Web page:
Very nice question! Rising air is a mixture
of several gasses. The most abundant are
N2 at 78%, O2 at 21% and
depending on the humidity H2O, which
can vary from 0% (VERY DRY DESERT AIR) to 4 %
(moist tropical environment).
Now, when air that has some H2O gas
in it rises, the air will cool because as it rises
the gas expands since the pressure is less. Now
when this air rises and cools due to expansion, at
some point (altitude) the temperature falls low
enough so that, the water vapor that is present
will condense to form tiny, tiny droplets of
liquid water. Remember when a gas cools it will
condense to form a liquid. So if we have
some air at the surface that contains say 1%
H2O gas, as it ascends and cools, the
temperature will be (at some altitude above the
Earth’s surface) such that H2O gas is
not stable, but instead H2O liquid IS
stable: A CLOUD FORMS!!!!!
The height above the land (altitude) where a
cloud forms depends on the starting temperature at
surface and the % percentage of H2O gas
or H2O vapor in the air!
Next time we have a beautiful blue sky day,
look for small puffy cumulus clouds that form over
the mountains, especially afternoon. These cumulus
clouds seem to have a sharp base! That is because
at exactly that height above the land, the
temperature is exactly at the number needed to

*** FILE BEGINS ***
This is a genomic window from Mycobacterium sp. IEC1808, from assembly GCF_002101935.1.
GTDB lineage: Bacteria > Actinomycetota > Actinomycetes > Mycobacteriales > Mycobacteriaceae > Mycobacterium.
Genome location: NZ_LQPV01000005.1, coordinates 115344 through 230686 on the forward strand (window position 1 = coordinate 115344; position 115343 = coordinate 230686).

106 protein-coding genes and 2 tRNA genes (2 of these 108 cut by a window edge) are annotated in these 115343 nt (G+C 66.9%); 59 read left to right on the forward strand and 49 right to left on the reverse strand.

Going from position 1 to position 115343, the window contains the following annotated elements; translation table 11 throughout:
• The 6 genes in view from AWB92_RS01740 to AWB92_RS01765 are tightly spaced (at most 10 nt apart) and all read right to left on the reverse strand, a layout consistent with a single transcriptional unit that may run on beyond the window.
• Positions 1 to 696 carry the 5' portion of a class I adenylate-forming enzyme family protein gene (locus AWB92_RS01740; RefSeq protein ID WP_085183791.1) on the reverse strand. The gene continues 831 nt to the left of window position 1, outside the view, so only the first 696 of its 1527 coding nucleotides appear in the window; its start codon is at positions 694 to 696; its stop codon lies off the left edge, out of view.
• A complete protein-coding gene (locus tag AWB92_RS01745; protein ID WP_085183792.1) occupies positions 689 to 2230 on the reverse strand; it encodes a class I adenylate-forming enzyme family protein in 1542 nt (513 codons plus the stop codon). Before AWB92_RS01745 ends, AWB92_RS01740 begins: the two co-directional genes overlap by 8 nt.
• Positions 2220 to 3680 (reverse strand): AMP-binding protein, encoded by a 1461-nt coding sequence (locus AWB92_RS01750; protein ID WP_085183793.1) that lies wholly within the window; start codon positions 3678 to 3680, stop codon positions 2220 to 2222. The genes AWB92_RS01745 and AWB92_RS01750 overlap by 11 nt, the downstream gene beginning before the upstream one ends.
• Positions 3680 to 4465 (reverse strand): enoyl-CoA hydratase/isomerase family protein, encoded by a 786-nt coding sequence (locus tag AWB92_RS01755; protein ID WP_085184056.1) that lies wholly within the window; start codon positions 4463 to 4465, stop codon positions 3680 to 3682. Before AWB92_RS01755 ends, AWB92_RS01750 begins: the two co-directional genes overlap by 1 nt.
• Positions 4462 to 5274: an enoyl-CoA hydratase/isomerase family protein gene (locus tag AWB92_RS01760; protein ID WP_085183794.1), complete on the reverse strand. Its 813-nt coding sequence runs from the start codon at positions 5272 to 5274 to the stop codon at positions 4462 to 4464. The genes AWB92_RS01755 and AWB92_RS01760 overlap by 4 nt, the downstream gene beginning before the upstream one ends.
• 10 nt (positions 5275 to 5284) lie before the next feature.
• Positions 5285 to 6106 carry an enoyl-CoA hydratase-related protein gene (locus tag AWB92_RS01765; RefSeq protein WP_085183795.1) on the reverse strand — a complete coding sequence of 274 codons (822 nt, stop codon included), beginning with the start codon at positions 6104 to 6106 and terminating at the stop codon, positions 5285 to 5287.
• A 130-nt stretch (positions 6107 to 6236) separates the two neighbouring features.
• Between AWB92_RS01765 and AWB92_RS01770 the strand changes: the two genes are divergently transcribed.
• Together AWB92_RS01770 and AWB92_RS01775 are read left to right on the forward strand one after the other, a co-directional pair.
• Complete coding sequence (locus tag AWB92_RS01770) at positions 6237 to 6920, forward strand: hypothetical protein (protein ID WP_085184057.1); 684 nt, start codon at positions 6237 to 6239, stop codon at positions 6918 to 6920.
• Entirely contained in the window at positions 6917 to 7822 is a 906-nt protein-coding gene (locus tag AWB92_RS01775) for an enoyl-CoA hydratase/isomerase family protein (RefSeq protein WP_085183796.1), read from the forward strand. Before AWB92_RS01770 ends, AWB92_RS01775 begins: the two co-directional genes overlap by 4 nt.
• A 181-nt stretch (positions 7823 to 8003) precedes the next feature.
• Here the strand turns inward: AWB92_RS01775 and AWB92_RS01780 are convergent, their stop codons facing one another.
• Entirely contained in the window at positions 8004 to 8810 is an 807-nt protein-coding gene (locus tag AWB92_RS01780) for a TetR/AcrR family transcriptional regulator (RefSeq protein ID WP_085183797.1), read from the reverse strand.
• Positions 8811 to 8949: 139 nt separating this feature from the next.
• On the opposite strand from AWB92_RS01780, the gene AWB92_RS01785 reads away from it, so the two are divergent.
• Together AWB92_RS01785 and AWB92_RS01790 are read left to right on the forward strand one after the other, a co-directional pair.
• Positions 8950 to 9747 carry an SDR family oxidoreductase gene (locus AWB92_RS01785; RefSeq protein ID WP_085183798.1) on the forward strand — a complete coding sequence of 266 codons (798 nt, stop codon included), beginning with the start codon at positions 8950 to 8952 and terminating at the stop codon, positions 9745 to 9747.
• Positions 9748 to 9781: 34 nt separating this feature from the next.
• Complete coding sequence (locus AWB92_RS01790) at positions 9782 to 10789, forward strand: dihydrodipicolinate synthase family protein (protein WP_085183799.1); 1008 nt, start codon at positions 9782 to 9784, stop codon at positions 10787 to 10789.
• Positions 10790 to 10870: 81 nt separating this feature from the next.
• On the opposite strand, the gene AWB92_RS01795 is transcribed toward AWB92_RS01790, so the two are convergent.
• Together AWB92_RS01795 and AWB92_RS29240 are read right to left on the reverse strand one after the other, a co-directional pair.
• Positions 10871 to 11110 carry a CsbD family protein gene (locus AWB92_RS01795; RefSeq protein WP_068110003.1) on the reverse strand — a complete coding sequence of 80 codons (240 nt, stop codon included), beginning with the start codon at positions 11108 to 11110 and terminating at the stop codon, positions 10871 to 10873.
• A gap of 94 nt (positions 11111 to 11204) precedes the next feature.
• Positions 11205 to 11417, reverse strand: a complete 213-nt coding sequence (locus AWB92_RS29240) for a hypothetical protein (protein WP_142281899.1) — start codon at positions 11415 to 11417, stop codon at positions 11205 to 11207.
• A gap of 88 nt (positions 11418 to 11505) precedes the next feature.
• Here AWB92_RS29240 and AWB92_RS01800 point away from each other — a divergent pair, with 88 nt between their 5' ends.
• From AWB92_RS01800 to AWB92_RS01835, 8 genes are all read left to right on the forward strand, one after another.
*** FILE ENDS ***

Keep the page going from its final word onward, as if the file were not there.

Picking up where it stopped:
CONDENSE the water vapor to liquid water droplets,
VERY TINY so they do not fall at an appreciable
rate. Now, if this surface air was VERY, VERY DRY,
it would not form a cloud until much greater
heights. And if the air was dry, the rising air
would NEVER FORM a cloud. If you know the humidity
of the air at the surface, then you can use the
height of the base of the cloud to predict what
the temperature is there!
For clouds to form the rising air must be
supersaturated with moisture (water vapor).
With no water vapor, clouds can't form. So
it really depends on where this rising air comes
from. If it's from a really dry area (like a
desert), that air might not be carrying a lot of
moisture, making it more difficult to form clouds.
On the other hand, if the rising air is from the
ocean (where there's plenty of water vapor), more
clouds might form. I hope I answered your
question. Good luck with your studies!
Clouds form when the temperature of the air
drops low enough for the water vapor contained in
the air to no longer be able to exist as vapor. It
condenses into liquid droplets or freezes into ice
crystals - which are what clouds are made of.
Air that is too warm already, or just too dry,
won't be able to form clouds.
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